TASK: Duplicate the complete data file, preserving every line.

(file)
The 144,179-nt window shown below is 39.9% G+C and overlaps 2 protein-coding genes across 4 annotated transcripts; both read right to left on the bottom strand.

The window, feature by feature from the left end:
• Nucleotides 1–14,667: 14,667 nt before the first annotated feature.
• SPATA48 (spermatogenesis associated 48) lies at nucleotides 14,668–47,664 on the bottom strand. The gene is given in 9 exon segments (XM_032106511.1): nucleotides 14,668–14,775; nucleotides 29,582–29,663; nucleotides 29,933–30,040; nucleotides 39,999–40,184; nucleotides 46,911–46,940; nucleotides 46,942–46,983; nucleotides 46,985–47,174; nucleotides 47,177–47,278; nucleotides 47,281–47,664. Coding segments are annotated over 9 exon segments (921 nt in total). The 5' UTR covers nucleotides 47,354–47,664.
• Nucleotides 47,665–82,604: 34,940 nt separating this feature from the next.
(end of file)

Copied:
The 144,179-nt window shown below is 39.9% G+C and overlaps 2 protein-coding genes across 4 annotated transcripts; both read right to left on the bottom strand.

The window, feature by feature from the left end:
• Nucleotides 1–14,667: 14,667 nt before the first annotated feature.
• SPATA48 (spermatogenesis associated 48) lies at nucleotides 14,668–47,664 on the bottom strand. The gene is given in 9 exon segments (XM_032106511.1): nucleotides 14,668–14,775; nucleotides 29,582–29,663; nucleotides 29,933–30,040; nucleotides 39,999–40,184; nucleotides 46,911–46,940; nucleotides 46,942–46,983; nucleotides 46,985–47,174; nucleotides 47,177–47,278; nucleotides 47,281–47,664. Coding segments are annotated over 9 exon segments (921 nt in total). The 5' UTR covers nucleotides 47,354–47,664.
• Nucleotides 47,665–82,604: 34,940 nt separating this feature from the next.